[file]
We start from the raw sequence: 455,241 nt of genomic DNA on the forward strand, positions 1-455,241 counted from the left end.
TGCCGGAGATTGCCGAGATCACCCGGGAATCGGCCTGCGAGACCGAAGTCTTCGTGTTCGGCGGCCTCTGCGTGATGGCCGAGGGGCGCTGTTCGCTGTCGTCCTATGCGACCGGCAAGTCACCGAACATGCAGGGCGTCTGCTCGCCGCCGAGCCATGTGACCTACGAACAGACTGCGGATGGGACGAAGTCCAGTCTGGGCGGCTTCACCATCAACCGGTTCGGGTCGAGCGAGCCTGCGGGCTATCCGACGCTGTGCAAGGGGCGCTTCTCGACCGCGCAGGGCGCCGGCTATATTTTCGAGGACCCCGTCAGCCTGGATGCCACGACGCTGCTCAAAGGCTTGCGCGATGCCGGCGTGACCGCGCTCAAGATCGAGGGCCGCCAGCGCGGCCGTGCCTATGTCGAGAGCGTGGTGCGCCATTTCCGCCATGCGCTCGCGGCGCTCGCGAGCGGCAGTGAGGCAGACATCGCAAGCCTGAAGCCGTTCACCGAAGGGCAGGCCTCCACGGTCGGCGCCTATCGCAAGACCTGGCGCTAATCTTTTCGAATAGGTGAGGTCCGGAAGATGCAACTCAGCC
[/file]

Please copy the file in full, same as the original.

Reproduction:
We start from the raw sequence: 455,241 nt of genomic DNA on the forward strand, positions 1-455,241 counted from the left end.
TGCCGGAGATTGCCGAGATCACCCGGGAATCGGCCTGCGAGACCGAAGTCTTCGTGTTCGGCGGCCTCTGCGTGATGGCCGAGGGGCGCTGTTCGCTGTCGTCCTATGCGACCGGCAAGTCACCGAACATGCAGGGCGTCTGCTCGCCGCCGAGCCATGTGACCTACGAACAGACTGCGGATGGGACGAAGTCCAGTCTGGGCGGCTTCACCATCAACCGGTTCGGGTCGAGCGAGCCTGCGGGCTATCCGACGCTGTGCAAGGGGCGCTTCTCGACCGCGCAGGGCGCCGGCTATATTTTCGAGGACCCCGTCAGCCTGGATGCCACGACGCTGCTCAAAGGCTTGCGCGATGCCGGCGTGACCGCGCTCAAGATCGAGGGCCGCCAGCGCGGCCGTGCCTATGTCGAGAGCGTGGTGCGCCATTTCCGCCATGCGCTCGCGGCGCTCGCGAGCGGCAGTGAGGCAGACATCGCAAGCCTGAAGCCGTTCACCGAAGGGCAGGCCTCCACGGTCGGCGCCTATCGCAAGACCTGGCGCTAATCTTTTCGAATAGGTGAGGTCCGGAAGATGCAACTCAGCC